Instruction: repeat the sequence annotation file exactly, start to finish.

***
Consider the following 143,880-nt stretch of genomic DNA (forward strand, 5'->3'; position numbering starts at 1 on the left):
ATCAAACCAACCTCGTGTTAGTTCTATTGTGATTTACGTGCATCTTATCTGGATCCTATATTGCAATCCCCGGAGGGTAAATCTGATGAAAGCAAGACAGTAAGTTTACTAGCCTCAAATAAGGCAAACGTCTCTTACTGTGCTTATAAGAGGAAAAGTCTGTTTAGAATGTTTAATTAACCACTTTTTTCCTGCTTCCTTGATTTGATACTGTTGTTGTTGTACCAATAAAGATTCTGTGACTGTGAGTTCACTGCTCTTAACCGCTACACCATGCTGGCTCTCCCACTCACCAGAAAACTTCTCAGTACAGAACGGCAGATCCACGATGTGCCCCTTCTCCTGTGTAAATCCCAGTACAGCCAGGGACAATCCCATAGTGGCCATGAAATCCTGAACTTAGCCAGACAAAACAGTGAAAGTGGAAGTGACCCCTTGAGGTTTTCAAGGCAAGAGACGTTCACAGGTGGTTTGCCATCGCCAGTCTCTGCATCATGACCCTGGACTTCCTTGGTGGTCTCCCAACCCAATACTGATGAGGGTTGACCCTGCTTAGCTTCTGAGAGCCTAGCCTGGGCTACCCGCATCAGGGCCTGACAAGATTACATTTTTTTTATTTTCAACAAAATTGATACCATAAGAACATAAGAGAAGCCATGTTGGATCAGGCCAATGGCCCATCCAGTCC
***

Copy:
Consider the following 143,880-nt stretch of genomic DNA (forward strand, 5'->3'; position numbering starts at 1 on the left):
ATCAAACCAACCTCGTGTTAGTTCTATTGTGATTTACGTGCATCTTATCTGGATCCTATATTGCAATCCCCGGAGGGTAAATCTGATGAAAGCAAGACAGTAAGTTTACTAGCCTCAAATAAGGCAAACGTCTCTTACTGTGCTTATAAGAGGAAAAGTCTGTTTAGAATGTTTAATTAACCACTTTTTTCCTGCTTCCTTGATTTGATACTGTTGTTGTTGTACCAATAAAGATTCTGTGACTGTGAGTTCACTGCTCTTAACCGCTACACCATGCTGGCTCTCCCACTCACCAGAAAACTTCTCAGTACAGAACGGCAGATCCACGATGTGCCCCTTCTCCTGTGTAAATCCCAGTACAGCCAGGGACAATCCCATAGTGGCCATGAAATCCTGAACTTAGCCAGACAAAACAGTGAAAGTGGAAGTGACCCCTTGAGGTTTTCAAGGCAAGAGACGTTCACAGGTGGTTTGCCATCGCCAGTCTCTGCATCATGACCCTGGACTTCCTTGGTGGTCTCCCAACCCAATACTGATGAGGGTTGACCCTGCTTAGCTTCTGAGAGCCTAGCCTGGGCTACCCGCATCAGGGCCTGACAAGATTACATTTTTTTTATTTTCAACAAAATTGATACCATAAGAACATAAGAGAAGCCATGTTGGATCAGGCCAATGGCCCATCCAGTCC